As we approach the February half term holiday, the mornings are gradually becoming lighter and there is a hint that Spring is finally on its way! This half term at Saint Martin’s we have continued to focus on positive mental health and well-being for girls and members of staff by celebrating “Sparkle Week” during the third week in January, which is traditionally thought of as the most gloomy or depressing week of the year. During the week our talented members of staff organised a wide variety of activities to encourage us to ‘smile’:
Socialise and connect with others
Move more and get active
Take an Interest and notice things
Learn and keep learning
Engage in something new.
It was fantastic seeing girls and staff from all sections of the school getting involved and embracing the opportunities provided to them. If you follow the school on Facebook or Twitter, you will have seen the wide variety of activities on offer this year. My thanks go to all of our talented members of staff who were generous with their time to organise the events.
This week our talented actors have entertained us with their amazing interpretation of “Legally Blonde” under the direction of our inspirational Drama teachers Mrs Stafford and Mr Brown, as well as Mr Allen, our Director of Music. It was wonderful to see so many girls and staff involved in the production. I would like to say a special thank you to the Drama, Dance, Technology and Music and Maintenance departments for their commitment, energy and expertise.
I am staying with the theme of well-being for my half term blog. The theme of screen time and well-being has hit the news headlines virtually every week this year. Depending on which news report you read, you are given conflicting information regarding the possible dangers of allowing young people unlimited access to phones, tablets or laptops. Linked with this are studies about the importance of sleep for young people (and indeed adults!).
As the presence of technology in the lives of children and young people has increased, so too has interest in how these screen-based technologies impact on their health and wellbeing, and how best to manage and moderate their use.
Several professional bodies have released recommendations for the use of screens and digital media by children and young people. The British Psychological Society recommends that parents use technology alongside children and engage them in discussions about media use. They recommend less than one to two hours of entertainment screen time per day for young people and discourage the use of any screen media by children under two years of age.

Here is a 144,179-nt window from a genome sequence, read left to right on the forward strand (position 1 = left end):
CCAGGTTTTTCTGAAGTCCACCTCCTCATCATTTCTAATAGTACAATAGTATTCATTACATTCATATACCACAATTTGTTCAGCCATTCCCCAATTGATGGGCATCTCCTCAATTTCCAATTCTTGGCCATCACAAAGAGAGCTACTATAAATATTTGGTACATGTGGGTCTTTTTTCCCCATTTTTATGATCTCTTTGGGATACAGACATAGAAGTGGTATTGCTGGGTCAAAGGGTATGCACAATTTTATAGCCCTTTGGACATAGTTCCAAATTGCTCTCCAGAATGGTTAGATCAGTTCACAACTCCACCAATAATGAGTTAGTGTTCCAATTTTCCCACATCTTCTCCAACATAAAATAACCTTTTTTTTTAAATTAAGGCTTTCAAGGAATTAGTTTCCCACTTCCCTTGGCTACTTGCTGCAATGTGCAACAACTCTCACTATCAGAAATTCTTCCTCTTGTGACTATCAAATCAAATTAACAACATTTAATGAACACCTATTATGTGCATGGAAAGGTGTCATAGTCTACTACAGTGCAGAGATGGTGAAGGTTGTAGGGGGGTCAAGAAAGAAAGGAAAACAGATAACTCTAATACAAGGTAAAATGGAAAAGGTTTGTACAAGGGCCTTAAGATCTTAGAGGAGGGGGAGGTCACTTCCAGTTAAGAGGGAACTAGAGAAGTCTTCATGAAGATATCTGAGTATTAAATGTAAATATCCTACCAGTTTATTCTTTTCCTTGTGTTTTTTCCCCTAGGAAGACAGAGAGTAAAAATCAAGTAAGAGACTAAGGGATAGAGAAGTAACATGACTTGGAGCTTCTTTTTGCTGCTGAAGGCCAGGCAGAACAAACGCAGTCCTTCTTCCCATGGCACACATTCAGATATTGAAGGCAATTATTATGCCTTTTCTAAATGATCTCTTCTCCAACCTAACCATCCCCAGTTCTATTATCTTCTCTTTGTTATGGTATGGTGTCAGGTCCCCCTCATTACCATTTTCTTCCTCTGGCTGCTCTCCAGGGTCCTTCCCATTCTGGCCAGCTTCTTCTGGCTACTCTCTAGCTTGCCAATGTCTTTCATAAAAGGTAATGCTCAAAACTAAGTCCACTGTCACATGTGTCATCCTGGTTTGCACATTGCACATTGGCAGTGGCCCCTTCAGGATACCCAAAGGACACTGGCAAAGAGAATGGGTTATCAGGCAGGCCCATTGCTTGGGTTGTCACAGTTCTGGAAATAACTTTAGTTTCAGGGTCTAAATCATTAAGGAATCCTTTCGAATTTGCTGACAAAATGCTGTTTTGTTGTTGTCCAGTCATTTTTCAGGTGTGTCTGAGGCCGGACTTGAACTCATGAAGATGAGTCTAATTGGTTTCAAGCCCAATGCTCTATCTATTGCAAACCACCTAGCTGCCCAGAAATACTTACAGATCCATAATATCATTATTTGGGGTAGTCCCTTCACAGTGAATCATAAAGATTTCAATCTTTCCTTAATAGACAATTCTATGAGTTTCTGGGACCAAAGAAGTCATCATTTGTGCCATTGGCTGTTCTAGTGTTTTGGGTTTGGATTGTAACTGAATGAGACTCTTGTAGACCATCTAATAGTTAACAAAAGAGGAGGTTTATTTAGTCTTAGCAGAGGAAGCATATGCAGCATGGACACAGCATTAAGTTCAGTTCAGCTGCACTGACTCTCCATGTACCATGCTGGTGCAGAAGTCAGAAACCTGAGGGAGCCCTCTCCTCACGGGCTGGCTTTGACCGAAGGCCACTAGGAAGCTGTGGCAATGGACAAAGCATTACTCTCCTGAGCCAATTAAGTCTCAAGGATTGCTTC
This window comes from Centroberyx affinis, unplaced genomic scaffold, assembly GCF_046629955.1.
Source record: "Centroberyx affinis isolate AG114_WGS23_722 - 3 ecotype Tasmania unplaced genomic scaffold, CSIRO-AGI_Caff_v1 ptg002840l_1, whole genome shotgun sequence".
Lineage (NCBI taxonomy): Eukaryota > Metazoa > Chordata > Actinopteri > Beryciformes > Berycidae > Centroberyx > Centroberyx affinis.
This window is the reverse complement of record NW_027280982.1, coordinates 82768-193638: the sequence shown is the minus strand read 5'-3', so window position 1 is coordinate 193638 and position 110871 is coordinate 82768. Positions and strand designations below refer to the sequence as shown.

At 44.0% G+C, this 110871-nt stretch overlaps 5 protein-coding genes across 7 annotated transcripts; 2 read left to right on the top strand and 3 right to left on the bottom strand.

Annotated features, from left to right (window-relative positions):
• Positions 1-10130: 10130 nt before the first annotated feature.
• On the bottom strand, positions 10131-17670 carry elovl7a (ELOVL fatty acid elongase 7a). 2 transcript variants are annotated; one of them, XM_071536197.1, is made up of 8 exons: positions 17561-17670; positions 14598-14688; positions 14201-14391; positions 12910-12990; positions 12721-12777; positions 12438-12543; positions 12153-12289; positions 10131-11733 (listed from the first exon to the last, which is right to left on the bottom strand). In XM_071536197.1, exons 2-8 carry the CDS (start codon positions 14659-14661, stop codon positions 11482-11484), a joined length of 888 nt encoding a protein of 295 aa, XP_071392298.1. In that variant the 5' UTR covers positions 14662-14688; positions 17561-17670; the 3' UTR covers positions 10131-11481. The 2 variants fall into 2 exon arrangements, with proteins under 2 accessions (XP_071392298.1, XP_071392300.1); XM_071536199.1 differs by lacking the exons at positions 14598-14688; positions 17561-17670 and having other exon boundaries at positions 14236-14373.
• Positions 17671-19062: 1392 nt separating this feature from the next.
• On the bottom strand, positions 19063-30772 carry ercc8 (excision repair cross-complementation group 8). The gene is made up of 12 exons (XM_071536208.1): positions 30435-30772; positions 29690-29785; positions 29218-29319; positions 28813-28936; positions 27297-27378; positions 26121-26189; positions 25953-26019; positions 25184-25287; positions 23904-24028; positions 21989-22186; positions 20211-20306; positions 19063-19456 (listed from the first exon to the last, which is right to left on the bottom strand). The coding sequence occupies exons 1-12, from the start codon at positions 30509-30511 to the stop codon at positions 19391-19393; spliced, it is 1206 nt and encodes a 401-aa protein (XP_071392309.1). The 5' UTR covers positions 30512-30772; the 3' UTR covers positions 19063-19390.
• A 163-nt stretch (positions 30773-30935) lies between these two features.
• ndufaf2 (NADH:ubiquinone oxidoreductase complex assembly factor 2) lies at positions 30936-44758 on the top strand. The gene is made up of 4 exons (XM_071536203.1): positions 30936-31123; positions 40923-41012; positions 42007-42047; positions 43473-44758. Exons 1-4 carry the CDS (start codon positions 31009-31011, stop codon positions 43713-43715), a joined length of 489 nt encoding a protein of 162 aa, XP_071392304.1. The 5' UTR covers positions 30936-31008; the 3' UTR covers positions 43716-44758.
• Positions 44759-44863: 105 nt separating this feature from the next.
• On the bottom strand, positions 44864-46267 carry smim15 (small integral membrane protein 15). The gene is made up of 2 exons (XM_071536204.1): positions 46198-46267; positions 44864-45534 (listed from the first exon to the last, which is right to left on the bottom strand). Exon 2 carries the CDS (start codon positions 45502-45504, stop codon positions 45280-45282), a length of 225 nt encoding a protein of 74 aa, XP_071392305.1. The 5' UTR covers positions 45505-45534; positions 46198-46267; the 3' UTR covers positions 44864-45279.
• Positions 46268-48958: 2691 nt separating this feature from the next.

Many of the concerns around screen use relate to sedentary behaviour. The idea being that time spent in front a screen is time that is not spent exercising or doing other forms of physical activity. Sedentary behaviour may be associated with poorer physical health, wellbeing, and mental health and some research has connected screen use to increased sedentary behaviour in children.
There are also concerns that the use of screens can impact children and young people’s sleep, something that is important to both physical and mental health and wellbeing. Indeed, there is evidence to suggest that the use of screens at bedtime is linked to children having fewer hours of sleep, poorer sleep quality, and increased tiredness.
Sleep is food for the brain. During sleep, important body functions and brain activity occur. Skipping sleep can be harmful — a lack of sleep can affect your appearance, your moods and your performance. Sleepiness can make it hard to get along with your family and friends and have a detrimental effect on academic achievement or sporting or musical performance.
Below are some interesting facts about the importance of sleep for children and young people:
Sleep is vital to your well-being, as important as the air you breathe, the water you drink and the food you eat. It can even help you to eat more healthily and manage the stress of being a teen.
Biological sleep patterns shift toward later times for both sleeping and waking during adolescence.
Teenagers need between 8 to 10 hours of sleep each night to function at their best. Most teenagers do not get enough sleep — one study found that only 15% of teenagers reported sleeping the recommended 8 hours on school nights.
Teenagers tend to have irregular sleep patterns across the week and throughout the year — they typically stay up late and sleep in late at weekends and during the holidays. Whilst it is essential to catch up on sleep whenever possible, medical professionals believe that erratic sleep patterns are not advisable in the long term.
The topic of sleep and academic performance has even made it on to the agenda in Westminster. This week the news has broken that Members of Parliament are preparing to debate a petition for schools to start later in the morning so that the timetable fits in better with teenagers’ sleep patterns. It takes 100,000 signatures on a petition to trigger a Parliamentary debate and this one, saying early school starts make pupils “so tired”, has gained 180,000. Let’s watch this space for further developments!
As the term draws to a close, I wish “Bon Voyage” to our skiers who are travelling to Alpe D’Huez in France. I hope that you have good snow and return safe and sound. A huge thank you goes to Mrs Waters, Mrs Gallagher and the rest of team for organizing this trip and giving up precious holiday time to accompany the girls. I look forward to hearing your stories and sharing your pictures after the holiday.
For those of you who are staying at home this next week – I wish you a restful half term holiday. I will certainly be catching up on some much needed sleep!